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December 12, 2018 — By

THE NEW YORK TIMES – When Josie Rourke made her pitch to direct “Mary Queen of Scots,” about the royal rivalry between the Scottish ruler Mary Stuart and the English Queen Elizabeth I, she suggested thinking of the movie as a renaissance version of “Heat.” Like that thriller, which cast Al Pacino and Robert De Niro on opposite sides of the law, “what the film needed was a really great scene for two women to play opposite each other,” Rourke said.

Much of “Mary Queen of Scots” (due Friday) builds to that moment when Mary and Elizabeth finally meet — a cinematic flourish, as historians believe the two communicated only by letter. The film’s scene is the sort of centerpiece that only works if you know the women playing it are formidably matched equals offscreen, too. In casting Margot Robbie as Elizabeth opposite Saoirse Ronan’s Mary, Rourke found a pair so well-matched that they even competed against each other for last season’s best actress Oscar.

Ronan was nominated then for “Lady Bird,” a coming-of-age tale that signaled the 24-year-old actress’s interest in playing complicated young women, while Robbie was in the mix for her performance in “I, Tonya” as the disgraced figure skater Tonya Harding, proving the 28-year-old actress could play roles quite unlike her breakout bombshell in “The Wolf of Wall Street.” The two women sit atop Hollywood’s young A-list, but Ronan and Robbie both bristle at traditional notions of how an actress — or, for that matter, a queen — is expected to wield that power.

(Read the rest of the interview at the source)

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Photoshoots & Portraits > Photoshoots in 2018 > #022 The New York Times

December 6, 2018 — By

USA TODAY – Margot Robbie is being royally honest.

The star of “Mary Queen of Scots” (in theaters Friday in New York and Los Angeles, expands to additional cities Dec. 21) wasn’t simply in the market for a juicy part when she signed on to play Queen Elizabeth I opposite Saoirse Ronan, who takes on the romantic (and doomed) Scottish monarch.

She was trying to add to her girl gang.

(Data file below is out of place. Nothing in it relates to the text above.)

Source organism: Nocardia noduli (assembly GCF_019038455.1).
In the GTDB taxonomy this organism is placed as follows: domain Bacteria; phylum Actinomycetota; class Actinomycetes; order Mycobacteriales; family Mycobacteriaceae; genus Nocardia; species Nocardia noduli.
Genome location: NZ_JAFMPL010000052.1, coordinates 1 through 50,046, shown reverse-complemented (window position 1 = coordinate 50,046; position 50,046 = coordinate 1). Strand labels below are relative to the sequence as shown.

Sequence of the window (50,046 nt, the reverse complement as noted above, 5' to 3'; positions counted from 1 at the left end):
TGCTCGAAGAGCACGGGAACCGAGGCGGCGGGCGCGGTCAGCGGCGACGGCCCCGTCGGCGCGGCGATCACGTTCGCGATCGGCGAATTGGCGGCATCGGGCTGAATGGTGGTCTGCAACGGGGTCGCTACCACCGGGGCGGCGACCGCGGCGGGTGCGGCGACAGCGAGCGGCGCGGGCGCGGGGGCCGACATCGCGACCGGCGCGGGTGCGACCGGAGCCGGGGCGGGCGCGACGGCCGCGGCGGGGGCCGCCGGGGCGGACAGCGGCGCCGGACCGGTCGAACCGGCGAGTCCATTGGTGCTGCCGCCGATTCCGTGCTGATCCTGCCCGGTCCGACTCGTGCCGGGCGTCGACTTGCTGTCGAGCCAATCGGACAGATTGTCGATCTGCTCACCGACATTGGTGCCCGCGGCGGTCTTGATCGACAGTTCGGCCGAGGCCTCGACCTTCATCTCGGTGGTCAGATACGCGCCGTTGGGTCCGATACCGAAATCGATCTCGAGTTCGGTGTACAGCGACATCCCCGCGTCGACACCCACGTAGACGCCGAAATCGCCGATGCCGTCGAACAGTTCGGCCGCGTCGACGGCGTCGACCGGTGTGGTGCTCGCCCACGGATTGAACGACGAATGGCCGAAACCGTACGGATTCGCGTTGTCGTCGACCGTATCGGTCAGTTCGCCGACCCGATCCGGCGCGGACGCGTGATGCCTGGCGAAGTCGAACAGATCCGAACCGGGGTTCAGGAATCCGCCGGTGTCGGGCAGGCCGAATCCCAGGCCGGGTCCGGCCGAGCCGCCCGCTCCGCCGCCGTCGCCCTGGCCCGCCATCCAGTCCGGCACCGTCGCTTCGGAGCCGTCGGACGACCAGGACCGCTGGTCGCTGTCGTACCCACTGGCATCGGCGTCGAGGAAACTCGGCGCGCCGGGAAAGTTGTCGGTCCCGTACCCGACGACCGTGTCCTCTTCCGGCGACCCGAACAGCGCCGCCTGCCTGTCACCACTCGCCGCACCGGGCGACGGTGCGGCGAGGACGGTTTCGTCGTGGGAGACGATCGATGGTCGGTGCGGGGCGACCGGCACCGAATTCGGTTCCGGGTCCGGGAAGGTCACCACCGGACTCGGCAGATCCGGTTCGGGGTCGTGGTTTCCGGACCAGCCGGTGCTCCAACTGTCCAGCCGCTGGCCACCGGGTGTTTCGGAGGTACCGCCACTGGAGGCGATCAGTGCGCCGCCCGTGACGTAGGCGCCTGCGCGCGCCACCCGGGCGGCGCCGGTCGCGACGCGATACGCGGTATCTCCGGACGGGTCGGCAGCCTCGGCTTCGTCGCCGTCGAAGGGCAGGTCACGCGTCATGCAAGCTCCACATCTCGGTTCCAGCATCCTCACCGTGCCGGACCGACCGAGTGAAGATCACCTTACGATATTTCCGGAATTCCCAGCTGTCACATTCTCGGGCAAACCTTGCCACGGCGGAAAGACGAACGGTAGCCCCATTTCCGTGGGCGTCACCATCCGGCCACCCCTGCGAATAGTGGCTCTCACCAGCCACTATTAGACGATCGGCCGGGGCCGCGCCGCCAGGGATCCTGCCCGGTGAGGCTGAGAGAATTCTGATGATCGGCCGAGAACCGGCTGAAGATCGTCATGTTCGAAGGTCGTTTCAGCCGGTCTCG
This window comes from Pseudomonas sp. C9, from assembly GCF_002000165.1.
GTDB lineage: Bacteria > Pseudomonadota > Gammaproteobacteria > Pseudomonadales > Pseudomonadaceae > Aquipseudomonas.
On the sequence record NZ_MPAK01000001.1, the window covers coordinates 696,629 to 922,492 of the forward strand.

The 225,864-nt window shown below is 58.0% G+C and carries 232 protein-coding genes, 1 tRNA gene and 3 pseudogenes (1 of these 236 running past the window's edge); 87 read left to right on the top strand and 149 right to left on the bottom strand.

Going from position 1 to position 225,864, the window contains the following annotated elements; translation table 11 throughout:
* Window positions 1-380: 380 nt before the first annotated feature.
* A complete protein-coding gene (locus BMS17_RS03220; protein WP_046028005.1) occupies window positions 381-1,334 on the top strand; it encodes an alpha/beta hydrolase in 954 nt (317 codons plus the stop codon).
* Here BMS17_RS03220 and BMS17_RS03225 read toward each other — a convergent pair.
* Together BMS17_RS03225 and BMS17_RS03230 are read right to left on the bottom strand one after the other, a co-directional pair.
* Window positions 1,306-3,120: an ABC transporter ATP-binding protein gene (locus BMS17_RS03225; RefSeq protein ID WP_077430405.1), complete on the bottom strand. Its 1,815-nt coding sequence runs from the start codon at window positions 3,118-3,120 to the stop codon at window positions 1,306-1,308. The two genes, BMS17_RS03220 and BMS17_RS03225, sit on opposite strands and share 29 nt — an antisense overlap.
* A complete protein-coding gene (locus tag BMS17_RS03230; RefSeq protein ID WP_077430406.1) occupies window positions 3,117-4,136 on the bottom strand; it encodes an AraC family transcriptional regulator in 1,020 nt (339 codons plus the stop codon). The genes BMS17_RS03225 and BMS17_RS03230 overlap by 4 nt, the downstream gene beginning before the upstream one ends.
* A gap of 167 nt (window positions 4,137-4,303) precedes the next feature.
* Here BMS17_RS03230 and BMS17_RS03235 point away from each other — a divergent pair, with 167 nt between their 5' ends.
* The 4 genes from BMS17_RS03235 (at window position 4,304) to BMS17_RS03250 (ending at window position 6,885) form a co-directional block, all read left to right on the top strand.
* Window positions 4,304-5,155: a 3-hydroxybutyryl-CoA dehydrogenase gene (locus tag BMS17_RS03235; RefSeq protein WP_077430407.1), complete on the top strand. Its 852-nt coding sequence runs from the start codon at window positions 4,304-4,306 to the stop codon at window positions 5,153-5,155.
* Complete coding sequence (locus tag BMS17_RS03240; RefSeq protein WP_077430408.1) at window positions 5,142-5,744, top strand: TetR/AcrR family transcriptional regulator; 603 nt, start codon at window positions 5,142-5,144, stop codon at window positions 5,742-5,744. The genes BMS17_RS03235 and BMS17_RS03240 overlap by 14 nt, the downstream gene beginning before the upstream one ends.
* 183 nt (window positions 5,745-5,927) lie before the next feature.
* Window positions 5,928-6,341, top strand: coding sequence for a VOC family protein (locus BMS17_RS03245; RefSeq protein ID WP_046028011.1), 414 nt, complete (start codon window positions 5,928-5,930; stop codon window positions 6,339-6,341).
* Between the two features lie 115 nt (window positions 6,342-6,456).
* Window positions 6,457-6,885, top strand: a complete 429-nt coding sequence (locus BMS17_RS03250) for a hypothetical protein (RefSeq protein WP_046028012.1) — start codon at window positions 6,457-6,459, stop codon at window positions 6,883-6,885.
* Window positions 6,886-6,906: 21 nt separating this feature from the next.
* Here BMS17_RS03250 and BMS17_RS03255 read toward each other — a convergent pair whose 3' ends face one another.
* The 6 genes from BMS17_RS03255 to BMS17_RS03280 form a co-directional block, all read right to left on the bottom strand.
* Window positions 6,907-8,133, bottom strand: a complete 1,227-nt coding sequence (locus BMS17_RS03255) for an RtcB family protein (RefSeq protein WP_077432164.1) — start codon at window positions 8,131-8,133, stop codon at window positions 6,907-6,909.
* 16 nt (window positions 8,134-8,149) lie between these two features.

I love all the dudes I’ve worked with, they’re amazing. (But) in real life I hang out with my girlfriends all the time,” says Robbie, 28. “I have a girl gang in New York, a girl gang in London, a girl gang in Australia. That’s who I hang out with. I have a lot of guy friends, too, but there’s nothing quite like the girl gang. And I was like, I never get to act with girls onscreen.

The dueling queen drama was thus coronated. “Mary Queen of Scots” examines the fraught relationship between the dueling Scottish royal and her English cousin during their 16th-century reigns. The younger Mary, who herself had reasonable claim to the English throne, married and produced a male heir, posing a two-pronged threat to Elizabeth’s reign. She was also a Catholic slandered by claims of sexual promiscuity and forced to flee Scotland.

It was the Protestant virgin Queen Elizabeth, who refused to wed and be usurped by a power-hungry husband, who ultimately gave Mary safe haven in England, only to later order her beheading, convinced her cousin was plotting against her.

The gender politics of the time put enormous pressure on women, especially women in positions of power (such as) Mary and Elizabeth, to have a male heir, because being male trumped everything,” says Robbie, who plays the wigged queen as she’s stripped of her beauty by a serious bout of smallpox. “It didn’t matter if you were born rightfully to be a queen. … People wanted stability, and in their minds, that had to be a male on the throne.